Jordan Matthews and Odell Beckham Jr. had already developed a natural friendship during their days shredding Southeastern Conference opponents when the two college prospects roomed together on their trip to South Philly to meet with Eagles coaches before the draft.
When they were finished with their visit, which included dinner at Chickie’s and Pete’s, Matthews had a feeling that one of them stood a much better chance of returning quickly to Philadelphia than the other.
“Well, Odell knew he wasn't going to fall into the 20s [of the draft],” Matthews recalled this week after practice. “So he said, ‘Unless they trade up you won't see me here.’ So he knew he was going to go early.
“I was just praying I got picked up. We were kind of on different paths, but Odell is doing good. Just got back, he had a big play in the last game so that's what's expected of him.”
Beckham, the former LSU wideout and returner, wasn’t guilty of false impressions. He went 12th overall to the Giants, whom the Eagles play at the Linc tonight in a showdown between upstart NFC East rivals (see game notes).
Bogged down by a preseason hamstring injury that sidelined him for the first four games, Beckham made his season debut Sunday in the Giants’ 30-20 win over the Falcons. He caught four passes for 44 yards, including a 15-yard touchdown with about 10 minutes left with the Giants trailing by three.
Had the Eagles not been picking at 21 (before trading down) or had they been able to pull off a deal to move up, which general manager Howie Roseman said he tried to do, it could’ve been Beckham, not Matthews, suiting up for the home team tonight.
Chip Kelly didn’t hide his affinity for the explosive receiver whom he and his staff evaluated heavily during the pre-draft process.
“Explosive, really dynamic with the ball in his hands. Great with run after the catch,” Kelly said last week when asked to recall his scouting report. “Was an outstanding returner at LSU also. That's obviously kind of the same skill set that he had.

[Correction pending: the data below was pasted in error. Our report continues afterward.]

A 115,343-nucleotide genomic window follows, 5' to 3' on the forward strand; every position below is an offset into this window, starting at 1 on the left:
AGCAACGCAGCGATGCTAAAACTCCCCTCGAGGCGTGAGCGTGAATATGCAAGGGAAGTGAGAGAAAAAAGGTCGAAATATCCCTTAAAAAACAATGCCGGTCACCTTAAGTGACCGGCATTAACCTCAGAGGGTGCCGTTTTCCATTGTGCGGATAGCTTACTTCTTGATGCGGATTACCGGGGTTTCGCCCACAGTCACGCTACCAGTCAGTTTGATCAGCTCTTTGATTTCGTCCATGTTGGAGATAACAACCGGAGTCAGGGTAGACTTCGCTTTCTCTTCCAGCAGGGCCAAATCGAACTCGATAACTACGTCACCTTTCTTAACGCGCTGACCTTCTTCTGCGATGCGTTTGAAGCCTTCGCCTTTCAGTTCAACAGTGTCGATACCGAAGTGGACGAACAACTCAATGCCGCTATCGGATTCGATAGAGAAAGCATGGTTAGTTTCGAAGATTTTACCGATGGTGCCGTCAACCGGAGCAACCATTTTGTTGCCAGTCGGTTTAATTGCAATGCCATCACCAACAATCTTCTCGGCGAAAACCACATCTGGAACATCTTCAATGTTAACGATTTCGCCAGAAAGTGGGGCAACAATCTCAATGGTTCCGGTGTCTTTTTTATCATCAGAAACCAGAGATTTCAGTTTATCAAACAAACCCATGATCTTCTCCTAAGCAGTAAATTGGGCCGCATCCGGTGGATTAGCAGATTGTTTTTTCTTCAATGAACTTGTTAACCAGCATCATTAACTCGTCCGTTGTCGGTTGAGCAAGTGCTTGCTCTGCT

“He's got really, really good hands. You loved what type of route runner he was. He can get in and out of breaks. He's got long speed where he can beat you deep. But he's not just a linear guy. He can get in and out of breaks and change direction very quickly. Again, really, really good hands.”
Matthews isn’t the same kind of guy. At 6-foot-2, he’s much taller than the 5-foot-11 Beckham and heavier by a good 15 pounds. He isn’t nearly the speed demon, which is why Kelly has started Matthews off as an inside receiver.
In the slot, Matthews’ extra inches and pounds create favorable matchups against nickel defensive backs and his above-average speed is enough to separate against linebackers.
Matthews and Beckham built their friendship through social media, where they’d keep track of each other’s accomplishments as they ripped through SEC defenses. After the season, Beckham convinced Matthews to join him in Arizona for pre-draft training.
“So we both got to Arizona to go train for the combine and we got to know each other a little bit more,” Matthews said. “That's my dude, man. He's a great football player. His biggest thing is just getting healthy now. Now that he’s healthy, I pray that he stays healthy for his sake, he’s going to do his thing.”
Matthews described Beckham’s talent as “loose.”
“He's not going to be stiff, ever,” he said. “You're not really going to see him thinking too hard. His routes may look sometimes cerebral, because [you say], ‘Man, that is the perfect way to run a route,’ but it's really just him out there playing.
“Him and Josh [Huff] are very similar guys, same kind of receiver, both very smooth. They don't think too much and they just go and they play. They’ve got a real natural feel for the game.”
Matthews and Beckham were part of one of the richest wide receiver classes in the draft’s history. Clemson’s Sammy Watkins went No. 4 to Buffalo, followed by Texas A&M’s Mike Evans going sixth to the Buccaneers. Beckham went 12th, Oregon State’s Brandin Cooks went 20th to New Orleans and Florida State’s Kelvin Benjamin went 28th to the Panthers.
Matthews was the second receiver taken in the second round, 42nd overall, behind USC’s Marqise Lee, who went 39th to Jacksonville. Lee is the only receiver taken among the top 42 who hasn’t yet caught his first professional touchdown.
“The thing about it was all of us had watched each other to a point so much that you get past the point of hate, where you were thinking, ‘OK, I think I'm better than this guy,’ to a point where you just respect his game,” Matthews said. “By the end of the recruiting process I could go see Sammy, I could go see Mike, Odell, Jarvis [Landry], Cooks, all those guys like, ‘What’s up, dog?’ and we would just sit there and talk like we had known each other for a long time.
“It was a mutual respect, so everybody wants to see everybody do good. After we played the Jaguars [in the opener] we sat on the field with Marqise for a while, me and Josh, and we just talked to him and he was saying, ‘Man, I want y'all to do good.’ And we wish him the best of luck, too.”
By Geoff Mosher | CSNPhilly.com | October 12, 2014